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AT WORK: Red Cross spokesperson and Cheshire resident on California wildfires, other disaster relief

AT WORK: Red Cross spokesperson and Cheshire resident on California wildfires, other disaster relief

reporter photo

FARMINGTON — In the midst of the destructive wildfires in northern and southern California, the American Red Cross in Connecticut is sending volunteers and workers out West to help in the relief effort. 

Stefanie Arcangelo, Red Cross chief communications officer for Connecticut and Rhode Island, may be the next to deploy out to California. The Record-Journal recently visited the Cheshire resident at the organization’s Farmington office to talk about her job and experiences with natural disasters around the country.

Q: What are some of your duties as chief communications officer?

Arcangelo: My role at the Red Cross is to create awareness about what the Red Cross does in our community every single day. Whether that’s responding to home fires, which we do about two times per day — our volunteers go out in the middle of the night and help people who’ve lost everything in a home fire.

We also talk a lot about volunteers and volunteer recruitment; the Red Cross is a volunteer-driven organization. 

Q: How many volunteers do you have in the region?

Arcangelo: We have nearly 3,000 volunteers in the Connecticut and Rhode Island region.

Q: What are some ways you communicate to the community?

Arcangelo: I write news releases, blog posts, social media, I send out media pitches and talk to the press. I’m a local spokesperson as well as a member of our advanced public affairs team, so I’m a national spokesperson for the American Red Cross.

Q: How long have you been working for Red Cross?

Arcangelo: I’ve been here for four years. 

Q: How does your work extend nationally?

Arcangelo: We prepare here at home and we do that all over the country, so when we have big disasters that strike, we deploy our volunteers, and sometimes paid staff members as well, to go and help out. 

Q: What has your experience been actually going to these disaster sites?

Arcangelo: I’ve been on 10 national Red Cross disaster relief operations.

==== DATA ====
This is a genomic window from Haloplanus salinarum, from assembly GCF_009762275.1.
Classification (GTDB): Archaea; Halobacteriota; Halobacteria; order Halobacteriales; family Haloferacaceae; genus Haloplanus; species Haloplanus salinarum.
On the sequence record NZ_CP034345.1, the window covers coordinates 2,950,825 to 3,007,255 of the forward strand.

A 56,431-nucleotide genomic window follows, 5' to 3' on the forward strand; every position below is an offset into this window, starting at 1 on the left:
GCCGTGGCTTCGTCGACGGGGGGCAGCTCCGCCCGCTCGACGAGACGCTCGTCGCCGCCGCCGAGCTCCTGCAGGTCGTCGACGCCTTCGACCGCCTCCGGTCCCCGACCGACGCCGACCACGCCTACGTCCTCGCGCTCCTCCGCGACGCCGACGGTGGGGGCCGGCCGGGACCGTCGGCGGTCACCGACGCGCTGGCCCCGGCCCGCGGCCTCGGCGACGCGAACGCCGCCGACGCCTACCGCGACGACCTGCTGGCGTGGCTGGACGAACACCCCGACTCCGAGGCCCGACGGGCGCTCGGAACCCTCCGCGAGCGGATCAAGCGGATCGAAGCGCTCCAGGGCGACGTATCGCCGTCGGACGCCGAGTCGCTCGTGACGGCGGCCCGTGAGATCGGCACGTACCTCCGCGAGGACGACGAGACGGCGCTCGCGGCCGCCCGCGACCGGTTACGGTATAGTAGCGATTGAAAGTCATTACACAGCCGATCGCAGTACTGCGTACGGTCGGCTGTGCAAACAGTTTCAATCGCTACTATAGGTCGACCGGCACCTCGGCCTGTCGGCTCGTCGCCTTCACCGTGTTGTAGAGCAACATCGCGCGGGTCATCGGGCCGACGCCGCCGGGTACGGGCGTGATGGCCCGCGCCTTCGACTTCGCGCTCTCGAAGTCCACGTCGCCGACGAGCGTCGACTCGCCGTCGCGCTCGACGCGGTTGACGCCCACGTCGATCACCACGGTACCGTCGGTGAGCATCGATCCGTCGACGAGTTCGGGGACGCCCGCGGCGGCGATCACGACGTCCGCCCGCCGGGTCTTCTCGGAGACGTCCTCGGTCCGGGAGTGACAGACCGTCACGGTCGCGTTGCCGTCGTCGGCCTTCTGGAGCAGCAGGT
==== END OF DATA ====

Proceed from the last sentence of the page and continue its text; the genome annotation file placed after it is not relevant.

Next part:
Normally I go out in the area of public affairs, so kind of what I do here at home but where the disaster happens. I can serve as a national media spokesperson, so I can talk to the national news networks about the work the Red Cross is doing and also go out and tell the story of how the Red Cross is helping.

You’d be surprised at how many people just want to have their story heard. 

Q: Have you ever been in the midst of a disaster?

Arcangelo: I was deployed to Hurricane Harvey, where I served as the public affairs chief for the first three weeks of the disaster. I arrived about a day before the hurricane hit. 

Q: What is that like being in that atmosphere?

 Arcangelo: You have to put yourself in the right frame of mind and having never gone before, it can be a little confusing. You show up at a processing center or at a headquarters and everything looks very strange — there’s wires hanging from the ceiling and there’s all of these signs that have acronyms on them, and you’re not quite sure what they mean and there’s all these people running around. But then you go into a shelter.  

Q: What has been your experience seeing those mass shelters?

Arcangelo: I walked into the George R. Brown Convention Center, which was in downtown Houston, during Hurricane Harvey and I have to tell you nothing really prepares you, no matter how many disasters you’ve gone to, for walking into a shelter that’s housing 11,000 people. It’s really overwhelming and sometimes you have to take a step back, kind of collect yourself, and get ready to do your job. It does kind of make you realize what you have at home.

Q: Have you experienced any disasters that hit close to home?

Arcangelo: We were here (in May) in the Farmington office when we got the notification that there was a tornado warning happening and we needed to seek shelter, so we went into the basement per our disaster plan. I was doing some radio interviews live from our shelter. Right near my house... a tree (fell) and people were injured. We had shelters open in Brookfield and in Southbury and we went out and we worked with our community partners and the local government officials. 

It was a little bit of a rare occurrence here in Connecticut but we were prepared.

Q: What is the relief effort like now in California?

Arcangelo: So far we’ve sent about nine people from the Connecticut and Rhode Island region out to the California wildfires. 

What people are doing is they’re providing shelter, food, snacks, water — we’re distributing emergency supplies for those that can use it. 

Q: What makes you really love what you do?

Arcangelo: I love working for the American Red Cross because I get to be a helper. Everybody works all the time now, with our smart devices we’re basically plugged in 24/7, 365 no matter where you work. So it’s a privilege for me to be able to spend all of this working time for an organization that I truly believe in that is helping people in times of disaster.
Twitter: @KusReporter